Death of exports, death of businesses under blockade in Gaza

14 June 2012

14 June 2012

By Najwa Al-Sheikh

For Mujahed El Sosi, the general director of a furniture company in Gaza, the five years that have passed since the tightening of the Gaza blockade have felt equal to the fifty years of his lifetime.

A strong start

In 1987, he established Sosi Furniture Company, which became the best of its kind in the Gaza Strip. Before Israel imposed its blockade on the Strip, Israel and the West Bank had been the main export markets of Mujahed’s products. On average, the factory exported up to 25 large containers worth of futniture to Israel every year through the Karni crossing. With 150 workers, the factory was functioning at its full capacity to meet the needs of the market.

"Our products were of high quality and were competing well inside the Israeli markets", said Mujahed. He participated in dozens of furniture exhibitions in Jordan, Yemen, Cairo, Algeria, and many other international fairs – promoting  his products and finding good markets.

A lack of hope

Since the Gaza Strip was sealed, Mujahed’s work was severely affected; he was no longer able to buy the raw materials from Israel at the same prices. Accordingly, his company’s profits declined to less than five per cent of pre-blockade levels, and the number of his labourers decreased from 150 to only 35. "During the last five years, hopes of ending the blockade and of restoring the export of our goods were always in our minds, but there has been nothing to give us much hope", he continued.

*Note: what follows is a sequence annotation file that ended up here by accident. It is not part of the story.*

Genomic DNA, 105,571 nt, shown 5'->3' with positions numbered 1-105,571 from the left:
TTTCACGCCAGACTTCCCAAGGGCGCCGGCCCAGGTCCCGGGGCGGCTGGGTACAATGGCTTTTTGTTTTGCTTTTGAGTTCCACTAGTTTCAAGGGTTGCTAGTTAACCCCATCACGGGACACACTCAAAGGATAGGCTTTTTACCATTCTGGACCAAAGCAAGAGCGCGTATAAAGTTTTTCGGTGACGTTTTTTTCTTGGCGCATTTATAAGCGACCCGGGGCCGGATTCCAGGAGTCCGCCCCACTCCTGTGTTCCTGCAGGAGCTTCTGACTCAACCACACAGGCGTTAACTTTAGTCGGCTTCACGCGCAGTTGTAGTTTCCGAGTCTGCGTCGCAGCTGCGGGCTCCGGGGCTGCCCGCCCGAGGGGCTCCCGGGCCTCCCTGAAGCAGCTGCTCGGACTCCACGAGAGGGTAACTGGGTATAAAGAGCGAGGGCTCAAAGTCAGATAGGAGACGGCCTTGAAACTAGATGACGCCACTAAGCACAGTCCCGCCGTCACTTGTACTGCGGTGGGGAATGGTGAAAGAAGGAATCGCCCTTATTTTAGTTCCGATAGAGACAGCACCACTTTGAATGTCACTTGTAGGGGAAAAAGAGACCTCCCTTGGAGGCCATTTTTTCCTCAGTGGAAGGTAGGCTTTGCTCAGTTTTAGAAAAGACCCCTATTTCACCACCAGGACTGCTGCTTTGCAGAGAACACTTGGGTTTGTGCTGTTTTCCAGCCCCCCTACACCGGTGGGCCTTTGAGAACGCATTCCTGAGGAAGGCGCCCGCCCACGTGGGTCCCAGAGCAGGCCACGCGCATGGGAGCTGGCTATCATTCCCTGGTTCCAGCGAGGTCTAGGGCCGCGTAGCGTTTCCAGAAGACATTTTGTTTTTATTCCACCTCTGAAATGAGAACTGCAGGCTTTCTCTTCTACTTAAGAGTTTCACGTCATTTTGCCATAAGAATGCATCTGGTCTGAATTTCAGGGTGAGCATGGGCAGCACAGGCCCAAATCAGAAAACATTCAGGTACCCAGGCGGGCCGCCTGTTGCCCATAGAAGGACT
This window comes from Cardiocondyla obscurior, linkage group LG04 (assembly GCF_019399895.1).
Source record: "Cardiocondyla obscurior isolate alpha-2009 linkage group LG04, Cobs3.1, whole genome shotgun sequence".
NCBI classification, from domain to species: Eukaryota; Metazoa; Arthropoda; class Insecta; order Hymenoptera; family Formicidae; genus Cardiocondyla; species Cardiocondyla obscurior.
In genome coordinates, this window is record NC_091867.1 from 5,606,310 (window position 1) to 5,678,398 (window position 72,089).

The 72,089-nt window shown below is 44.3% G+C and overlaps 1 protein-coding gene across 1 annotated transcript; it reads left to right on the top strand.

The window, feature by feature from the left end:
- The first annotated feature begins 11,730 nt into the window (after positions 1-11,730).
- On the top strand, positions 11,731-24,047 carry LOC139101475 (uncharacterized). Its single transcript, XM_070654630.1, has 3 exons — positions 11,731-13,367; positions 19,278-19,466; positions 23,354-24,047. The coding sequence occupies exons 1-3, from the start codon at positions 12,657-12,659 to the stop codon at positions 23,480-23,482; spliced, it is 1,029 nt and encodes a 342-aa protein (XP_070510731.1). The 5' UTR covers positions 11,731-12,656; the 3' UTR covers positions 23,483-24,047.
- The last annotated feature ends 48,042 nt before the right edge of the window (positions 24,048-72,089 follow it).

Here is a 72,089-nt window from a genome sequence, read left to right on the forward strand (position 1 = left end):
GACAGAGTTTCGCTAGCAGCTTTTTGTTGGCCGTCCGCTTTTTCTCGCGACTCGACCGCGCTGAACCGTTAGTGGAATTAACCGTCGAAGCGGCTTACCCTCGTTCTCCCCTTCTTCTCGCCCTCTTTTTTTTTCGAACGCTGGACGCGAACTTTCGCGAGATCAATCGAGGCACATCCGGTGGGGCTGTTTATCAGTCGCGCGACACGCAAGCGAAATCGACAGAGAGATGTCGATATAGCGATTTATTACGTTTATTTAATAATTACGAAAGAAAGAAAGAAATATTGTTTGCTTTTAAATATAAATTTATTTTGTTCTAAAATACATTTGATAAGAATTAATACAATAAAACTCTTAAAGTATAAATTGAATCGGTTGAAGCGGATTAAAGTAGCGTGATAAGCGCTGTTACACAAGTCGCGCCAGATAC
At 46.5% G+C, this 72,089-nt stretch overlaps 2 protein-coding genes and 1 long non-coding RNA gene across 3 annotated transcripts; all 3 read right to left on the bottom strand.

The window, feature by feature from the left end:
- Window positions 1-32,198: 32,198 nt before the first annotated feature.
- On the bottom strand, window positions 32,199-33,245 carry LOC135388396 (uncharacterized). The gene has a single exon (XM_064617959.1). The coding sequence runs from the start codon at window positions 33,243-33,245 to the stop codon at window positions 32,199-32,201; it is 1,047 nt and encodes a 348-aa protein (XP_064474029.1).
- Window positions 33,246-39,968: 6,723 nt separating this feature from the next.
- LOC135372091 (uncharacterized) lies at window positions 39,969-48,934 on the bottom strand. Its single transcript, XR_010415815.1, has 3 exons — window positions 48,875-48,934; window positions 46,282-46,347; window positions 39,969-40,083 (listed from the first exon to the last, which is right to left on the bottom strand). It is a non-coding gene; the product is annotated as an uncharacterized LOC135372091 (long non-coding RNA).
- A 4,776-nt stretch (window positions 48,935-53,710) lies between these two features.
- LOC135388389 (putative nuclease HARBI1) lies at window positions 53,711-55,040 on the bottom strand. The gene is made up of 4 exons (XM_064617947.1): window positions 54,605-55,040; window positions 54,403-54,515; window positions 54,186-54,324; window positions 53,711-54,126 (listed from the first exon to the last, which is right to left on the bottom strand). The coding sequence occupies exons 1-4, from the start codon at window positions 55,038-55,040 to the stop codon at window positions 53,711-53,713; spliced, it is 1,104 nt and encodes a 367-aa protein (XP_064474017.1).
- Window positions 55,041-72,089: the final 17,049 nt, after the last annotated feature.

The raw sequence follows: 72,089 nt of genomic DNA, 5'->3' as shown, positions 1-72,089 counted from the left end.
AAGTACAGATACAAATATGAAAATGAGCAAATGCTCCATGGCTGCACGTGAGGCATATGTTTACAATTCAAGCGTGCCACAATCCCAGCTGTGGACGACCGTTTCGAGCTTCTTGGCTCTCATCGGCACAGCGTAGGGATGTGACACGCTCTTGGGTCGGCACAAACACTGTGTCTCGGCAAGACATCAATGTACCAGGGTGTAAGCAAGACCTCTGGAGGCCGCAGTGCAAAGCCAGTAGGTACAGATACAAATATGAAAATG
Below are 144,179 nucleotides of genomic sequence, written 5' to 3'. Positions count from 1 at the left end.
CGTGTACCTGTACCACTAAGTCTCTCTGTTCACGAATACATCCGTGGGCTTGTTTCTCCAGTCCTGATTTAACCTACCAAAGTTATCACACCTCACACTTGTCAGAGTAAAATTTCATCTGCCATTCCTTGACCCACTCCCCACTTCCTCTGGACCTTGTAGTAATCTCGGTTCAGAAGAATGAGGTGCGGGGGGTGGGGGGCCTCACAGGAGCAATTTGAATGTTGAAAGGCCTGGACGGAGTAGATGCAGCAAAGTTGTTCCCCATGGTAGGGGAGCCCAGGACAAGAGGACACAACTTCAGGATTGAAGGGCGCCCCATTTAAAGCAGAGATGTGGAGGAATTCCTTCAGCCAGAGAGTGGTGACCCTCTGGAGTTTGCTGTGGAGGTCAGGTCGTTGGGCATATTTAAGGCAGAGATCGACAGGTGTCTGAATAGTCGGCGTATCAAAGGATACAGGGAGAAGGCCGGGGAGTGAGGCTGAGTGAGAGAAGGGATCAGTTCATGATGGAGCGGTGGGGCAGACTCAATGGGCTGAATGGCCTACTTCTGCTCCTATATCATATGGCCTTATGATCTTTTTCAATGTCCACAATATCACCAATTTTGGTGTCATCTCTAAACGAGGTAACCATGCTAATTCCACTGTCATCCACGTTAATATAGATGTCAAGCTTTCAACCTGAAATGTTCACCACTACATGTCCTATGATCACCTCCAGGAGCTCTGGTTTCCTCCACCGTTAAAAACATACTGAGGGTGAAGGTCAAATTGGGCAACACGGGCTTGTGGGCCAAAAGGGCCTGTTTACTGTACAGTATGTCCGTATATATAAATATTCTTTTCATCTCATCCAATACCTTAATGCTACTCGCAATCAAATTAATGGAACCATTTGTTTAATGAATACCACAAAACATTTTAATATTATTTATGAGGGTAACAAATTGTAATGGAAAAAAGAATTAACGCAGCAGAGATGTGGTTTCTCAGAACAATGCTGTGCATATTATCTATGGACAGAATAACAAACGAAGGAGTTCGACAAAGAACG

The Israeli claims of lifting the blockade were just not reflected in Mujahed’s experience. From his point of view, the Gaza market has a surplus of raw materials, but manufacturers are not able to export their products.

Nowadays, Israel has allowed some goods out after much international mediation. Before the blockade, 130 to 150 trucks of furniture items were exported to Israel; now that has slowed to almost zero, and the process of exporting through the Kerem Shalom crossing is time-consuming and costly.

Lost opportunities

Mujahed went through a complicated, costly, and demoralising process to allow him only a ”one-time” export of some of his product samples to participate in an exhibition in Jordan; it took him 45 days to co-ordinate through the Ministry of National Commerce and the Ministry of Civil Affairs on the Israeli side, and then he had to wait another three weeks to receive approval from the Israeli side. In the end it cost him ten times more than he was paying before the blockade.